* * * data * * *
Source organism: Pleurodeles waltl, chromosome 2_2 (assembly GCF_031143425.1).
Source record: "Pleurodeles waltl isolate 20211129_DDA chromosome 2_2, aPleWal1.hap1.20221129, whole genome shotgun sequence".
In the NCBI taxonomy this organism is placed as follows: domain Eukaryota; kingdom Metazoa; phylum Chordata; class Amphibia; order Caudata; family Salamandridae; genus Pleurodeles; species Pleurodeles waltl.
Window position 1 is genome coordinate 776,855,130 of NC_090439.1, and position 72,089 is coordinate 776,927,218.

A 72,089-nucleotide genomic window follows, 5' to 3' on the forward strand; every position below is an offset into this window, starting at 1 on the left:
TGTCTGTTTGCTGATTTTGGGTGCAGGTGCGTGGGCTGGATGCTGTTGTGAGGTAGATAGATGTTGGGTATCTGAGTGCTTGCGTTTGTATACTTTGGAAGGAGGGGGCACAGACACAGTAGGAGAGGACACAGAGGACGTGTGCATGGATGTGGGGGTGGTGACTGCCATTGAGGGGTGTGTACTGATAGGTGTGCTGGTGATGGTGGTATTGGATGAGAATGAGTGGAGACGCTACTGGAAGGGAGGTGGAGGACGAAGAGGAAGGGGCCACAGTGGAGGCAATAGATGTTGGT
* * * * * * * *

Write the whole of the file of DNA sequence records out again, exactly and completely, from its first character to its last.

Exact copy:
Source organism: Pleurodeles waltl, chromosome 2_2 (assembly GCF_031143425.1).
Source record: "Pleurodeles waltl isolate 20211129_DDA chromosome 2_2, aPleWal1.hap1.20221129, whole genome shotgun sequence".
In the NCBI taxonomy this organism is placed as follows: domain Eukaryota; kingdom Metazoa; phylum Chordata; class Amphibia; order Caudata; family Salamandridae; genus Pleurodeles; species Pleurodeles waltl.
Window position 1 is genome coordinate 776,855,130 of NC_090439.1, and position 72,089 is coordinate 776,927,218.

A 72,089-nucleotide genomic window follows, 5' to 3' on the forward strand; every position below is an offset into this window, starting at 1 on the left:
TGTCTGTTTGCTGATTTTGGGTGCAGGTGCGTGGGCTGGATGCTGTTGTGAGGTAGATAGATGTTGGGTATCTGAGTGCTTGCGTTTGTATACTTTGGAAGGAGGGGGCACAGACACAGTAGGAGAGGACACAGAGGACGTGTGCATGGATGTGGGGGTGGTGACTGCCATTGAGGGGTGTGTACTGATAGGTGTGCTGGTGATGGTGGTATTGGATGAGAATGAGTGGAGACGCTACTGGAAGGGAGGTGGAGGACGAAGAGGAAGGGGCCACAGTGGAGGCAATAGATGTTGGT